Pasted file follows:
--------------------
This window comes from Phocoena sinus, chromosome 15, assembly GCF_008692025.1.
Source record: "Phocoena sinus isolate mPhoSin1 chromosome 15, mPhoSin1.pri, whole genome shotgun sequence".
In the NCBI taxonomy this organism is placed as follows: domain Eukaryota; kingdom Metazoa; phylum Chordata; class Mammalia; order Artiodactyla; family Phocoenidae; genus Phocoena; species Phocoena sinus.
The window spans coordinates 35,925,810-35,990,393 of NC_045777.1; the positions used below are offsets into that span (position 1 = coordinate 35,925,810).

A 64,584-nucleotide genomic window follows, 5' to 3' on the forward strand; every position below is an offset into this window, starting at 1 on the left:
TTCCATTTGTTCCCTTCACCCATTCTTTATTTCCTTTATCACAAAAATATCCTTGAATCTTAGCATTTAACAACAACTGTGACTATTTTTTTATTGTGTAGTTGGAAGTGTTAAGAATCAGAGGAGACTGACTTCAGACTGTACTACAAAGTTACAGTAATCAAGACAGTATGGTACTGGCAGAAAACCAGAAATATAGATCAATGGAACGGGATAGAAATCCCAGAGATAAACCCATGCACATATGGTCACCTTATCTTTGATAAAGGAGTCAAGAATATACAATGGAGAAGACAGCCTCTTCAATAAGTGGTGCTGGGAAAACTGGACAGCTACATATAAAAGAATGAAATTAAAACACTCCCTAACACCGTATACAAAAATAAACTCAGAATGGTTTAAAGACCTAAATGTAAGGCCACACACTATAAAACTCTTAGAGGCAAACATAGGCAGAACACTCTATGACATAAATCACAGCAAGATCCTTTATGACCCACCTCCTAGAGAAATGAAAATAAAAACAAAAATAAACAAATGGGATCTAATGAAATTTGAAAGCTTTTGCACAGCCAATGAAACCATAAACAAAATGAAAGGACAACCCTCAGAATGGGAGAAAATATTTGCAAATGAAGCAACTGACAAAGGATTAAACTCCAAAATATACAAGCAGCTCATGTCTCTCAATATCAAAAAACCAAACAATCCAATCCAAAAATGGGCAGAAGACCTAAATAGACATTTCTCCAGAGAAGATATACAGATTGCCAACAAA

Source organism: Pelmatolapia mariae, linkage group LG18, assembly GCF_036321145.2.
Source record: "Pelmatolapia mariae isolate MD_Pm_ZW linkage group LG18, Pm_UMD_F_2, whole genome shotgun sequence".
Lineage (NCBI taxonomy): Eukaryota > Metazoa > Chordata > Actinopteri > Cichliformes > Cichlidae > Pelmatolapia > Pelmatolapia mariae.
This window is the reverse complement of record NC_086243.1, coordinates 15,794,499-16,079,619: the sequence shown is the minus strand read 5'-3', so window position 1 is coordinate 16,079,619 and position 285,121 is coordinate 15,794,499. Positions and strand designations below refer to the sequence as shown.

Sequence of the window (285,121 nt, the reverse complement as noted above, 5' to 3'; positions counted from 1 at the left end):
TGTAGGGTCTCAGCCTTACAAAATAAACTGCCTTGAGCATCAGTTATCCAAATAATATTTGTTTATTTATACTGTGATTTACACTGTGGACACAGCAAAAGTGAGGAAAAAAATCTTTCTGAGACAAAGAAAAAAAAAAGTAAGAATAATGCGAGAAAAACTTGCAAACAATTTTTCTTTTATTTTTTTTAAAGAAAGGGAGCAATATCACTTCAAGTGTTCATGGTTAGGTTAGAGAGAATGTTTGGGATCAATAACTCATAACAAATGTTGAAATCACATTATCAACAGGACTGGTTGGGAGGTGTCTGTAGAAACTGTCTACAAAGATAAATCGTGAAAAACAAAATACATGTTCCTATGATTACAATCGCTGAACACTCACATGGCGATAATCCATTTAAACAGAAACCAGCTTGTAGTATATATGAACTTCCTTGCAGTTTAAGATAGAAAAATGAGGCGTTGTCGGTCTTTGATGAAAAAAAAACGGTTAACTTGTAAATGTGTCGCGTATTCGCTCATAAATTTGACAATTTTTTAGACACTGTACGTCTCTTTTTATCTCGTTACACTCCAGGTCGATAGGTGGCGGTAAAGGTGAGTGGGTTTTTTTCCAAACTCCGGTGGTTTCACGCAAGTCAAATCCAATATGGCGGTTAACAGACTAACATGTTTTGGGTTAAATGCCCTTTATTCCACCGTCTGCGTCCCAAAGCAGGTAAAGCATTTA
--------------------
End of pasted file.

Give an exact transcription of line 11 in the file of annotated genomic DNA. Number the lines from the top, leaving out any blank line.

Sequence of the window (285,121 nt, the reverse complement as noted above, 5' to 3'; positions counted from 1 at the left end):